When you consider how you set up your home defense shotgun, you should be aware of the specs that make it optimal for close-quarters defensive situations. Rob Pincus discusses the components that he thinks are best suited for your home. He explains everything from the length of your barrel to the various options you have for the top and bottom of the gun like sights and flashlights. Ideally, you should think about getting a shotgun with a short barrel, an extended tube, a short stock with recoil absorption and an accessory rail for a secondary light or laser.
Rob Pincus and Deryck Poole work with a student to develop the ability to train realistically for multiple threats. Too often, students on the range just swing between targets instead of training to break their focus on the first threat and truly assess their environment to find and engage any other threats. Related videos: ProblemWatch Now >>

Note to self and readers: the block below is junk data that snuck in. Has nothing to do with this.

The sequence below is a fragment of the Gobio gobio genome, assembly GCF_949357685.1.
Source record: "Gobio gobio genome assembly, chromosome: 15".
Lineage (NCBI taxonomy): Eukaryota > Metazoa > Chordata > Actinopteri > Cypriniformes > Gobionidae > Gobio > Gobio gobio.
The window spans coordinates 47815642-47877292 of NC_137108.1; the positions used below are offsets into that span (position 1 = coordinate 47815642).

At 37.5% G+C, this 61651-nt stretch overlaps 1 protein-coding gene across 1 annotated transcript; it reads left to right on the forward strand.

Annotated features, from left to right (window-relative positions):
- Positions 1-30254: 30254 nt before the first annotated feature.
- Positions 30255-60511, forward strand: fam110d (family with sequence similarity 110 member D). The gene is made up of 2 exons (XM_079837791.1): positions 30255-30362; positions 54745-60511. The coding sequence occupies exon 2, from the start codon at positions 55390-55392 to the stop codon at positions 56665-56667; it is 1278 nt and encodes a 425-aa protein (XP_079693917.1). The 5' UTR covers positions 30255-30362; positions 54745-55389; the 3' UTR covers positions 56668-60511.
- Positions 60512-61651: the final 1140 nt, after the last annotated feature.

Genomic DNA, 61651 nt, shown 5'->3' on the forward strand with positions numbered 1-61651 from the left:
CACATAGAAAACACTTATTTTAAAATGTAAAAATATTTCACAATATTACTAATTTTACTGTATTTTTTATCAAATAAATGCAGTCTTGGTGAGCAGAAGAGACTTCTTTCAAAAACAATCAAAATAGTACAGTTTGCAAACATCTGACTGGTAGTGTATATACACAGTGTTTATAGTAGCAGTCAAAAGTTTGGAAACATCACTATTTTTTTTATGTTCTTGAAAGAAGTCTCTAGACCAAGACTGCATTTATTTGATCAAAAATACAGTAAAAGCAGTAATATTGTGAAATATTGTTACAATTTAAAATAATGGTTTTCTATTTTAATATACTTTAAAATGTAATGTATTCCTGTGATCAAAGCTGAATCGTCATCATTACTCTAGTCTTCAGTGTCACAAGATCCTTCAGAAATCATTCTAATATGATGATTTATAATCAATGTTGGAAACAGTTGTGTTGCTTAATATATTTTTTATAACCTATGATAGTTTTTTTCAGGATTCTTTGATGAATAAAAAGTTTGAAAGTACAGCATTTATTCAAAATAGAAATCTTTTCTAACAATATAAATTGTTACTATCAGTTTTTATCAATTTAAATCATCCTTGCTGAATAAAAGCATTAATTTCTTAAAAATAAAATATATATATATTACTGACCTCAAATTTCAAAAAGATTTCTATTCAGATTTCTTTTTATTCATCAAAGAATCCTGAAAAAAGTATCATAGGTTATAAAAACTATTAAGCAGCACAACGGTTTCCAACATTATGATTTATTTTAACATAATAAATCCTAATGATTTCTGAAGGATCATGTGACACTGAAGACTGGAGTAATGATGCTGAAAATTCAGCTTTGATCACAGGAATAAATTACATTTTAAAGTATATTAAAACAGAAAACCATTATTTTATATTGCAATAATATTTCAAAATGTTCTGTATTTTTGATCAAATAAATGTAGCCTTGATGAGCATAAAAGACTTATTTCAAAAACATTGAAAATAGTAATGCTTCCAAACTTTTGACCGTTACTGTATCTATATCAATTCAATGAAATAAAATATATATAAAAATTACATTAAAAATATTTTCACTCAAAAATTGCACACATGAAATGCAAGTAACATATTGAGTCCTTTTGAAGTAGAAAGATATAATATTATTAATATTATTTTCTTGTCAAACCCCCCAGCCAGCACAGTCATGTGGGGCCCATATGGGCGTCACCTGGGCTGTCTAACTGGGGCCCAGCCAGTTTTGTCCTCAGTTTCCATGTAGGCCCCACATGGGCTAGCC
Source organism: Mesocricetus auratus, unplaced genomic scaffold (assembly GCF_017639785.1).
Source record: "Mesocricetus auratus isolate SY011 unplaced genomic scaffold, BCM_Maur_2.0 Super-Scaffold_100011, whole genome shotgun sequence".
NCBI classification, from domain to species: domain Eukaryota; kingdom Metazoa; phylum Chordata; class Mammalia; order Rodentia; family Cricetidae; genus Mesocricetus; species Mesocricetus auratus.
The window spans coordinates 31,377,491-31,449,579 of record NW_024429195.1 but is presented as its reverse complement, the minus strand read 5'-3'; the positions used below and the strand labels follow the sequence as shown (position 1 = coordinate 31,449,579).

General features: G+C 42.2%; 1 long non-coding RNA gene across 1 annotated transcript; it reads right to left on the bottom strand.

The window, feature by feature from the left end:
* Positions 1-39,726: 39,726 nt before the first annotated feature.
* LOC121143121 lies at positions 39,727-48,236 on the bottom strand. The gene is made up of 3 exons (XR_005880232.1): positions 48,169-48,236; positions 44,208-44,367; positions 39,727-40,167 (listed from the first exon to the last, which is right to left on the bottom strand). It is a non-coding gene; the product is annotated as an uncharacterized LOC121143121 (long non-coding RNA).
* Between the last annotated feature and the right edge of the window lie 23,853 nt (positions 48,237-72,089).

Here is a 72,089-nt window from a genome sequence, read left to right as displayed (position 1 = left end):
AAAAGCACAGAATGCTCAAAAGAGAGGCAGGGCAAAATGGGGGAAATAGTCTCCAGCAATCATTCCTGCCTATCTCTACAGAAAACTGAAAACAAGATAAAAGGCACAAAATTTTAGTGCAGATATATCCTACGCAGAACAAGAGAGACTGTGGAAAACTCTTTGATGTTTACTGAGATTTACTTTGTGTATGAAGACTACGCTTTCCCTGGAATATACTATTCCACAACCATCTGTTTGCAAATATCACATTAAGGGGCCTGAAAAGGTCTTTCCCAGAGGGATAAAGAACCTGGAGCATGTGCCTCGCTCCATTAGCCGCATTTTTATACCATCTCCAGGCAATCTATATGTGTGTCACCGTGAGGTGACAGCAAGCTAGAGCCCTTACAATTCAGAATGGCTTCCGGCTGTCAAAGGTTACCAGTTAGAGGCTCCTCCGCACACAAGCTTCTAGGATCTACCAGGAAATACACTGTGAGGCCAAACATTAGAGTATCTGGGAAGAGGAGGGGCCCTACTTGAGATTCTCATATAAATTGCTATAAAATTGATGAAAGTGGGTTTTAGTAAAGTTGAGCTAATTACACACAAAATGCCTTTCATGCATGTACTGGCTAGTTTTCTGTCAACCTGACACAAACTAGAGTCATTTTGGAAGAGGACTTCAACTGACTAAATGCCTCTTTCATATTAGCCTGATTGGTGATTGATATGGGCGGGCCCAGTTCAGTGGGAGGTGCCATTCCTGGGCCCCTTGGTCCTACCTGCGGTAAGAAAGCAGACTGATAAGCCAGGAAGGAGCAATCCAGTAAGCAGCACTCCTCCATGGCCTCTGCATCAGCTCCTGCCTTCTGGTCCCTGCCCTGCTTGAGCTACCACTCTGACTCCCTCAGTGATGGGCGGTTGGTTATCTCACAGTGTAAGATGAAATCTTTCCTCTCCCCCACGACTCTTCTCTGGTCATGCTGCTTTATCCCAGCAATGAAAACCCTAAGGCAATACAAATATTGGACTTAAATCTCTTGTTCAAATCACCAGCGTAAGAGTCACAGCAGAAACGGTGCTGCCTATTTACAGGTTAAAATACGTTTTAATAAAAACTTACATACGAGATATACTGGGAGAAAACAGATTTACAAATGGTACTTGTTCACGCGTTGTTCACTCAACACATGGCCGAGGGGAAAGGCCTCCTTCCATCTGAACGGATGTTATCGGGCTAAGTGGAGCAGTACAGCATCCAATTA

Old-school thinking held that if a tourniquet were used on an extremity wound, the injured person would lose that limb. That has been shown to be incorrect, and tourniquets are now in the first-aid kits of medics on battlefields and streets worldwide.Watch Now >>
Brain Sabol discusses the importance of defensive firearms training for a 360 degree world, even on a typical square range. Brian offers some ideas for how you can train more realistically even when your live-fire options don’t include 360 degrees.Watch Now >>
Factors that influence which Kydex outside the waistband holster you prefer include Kydex quality, ride height and cant. Rob Pincus presents another issue that isn’t talked about as much: the percentage of the gun’s profile that is off centerline and being pressed up against the body. When a greater percentage of the gun presses onWatch Now >>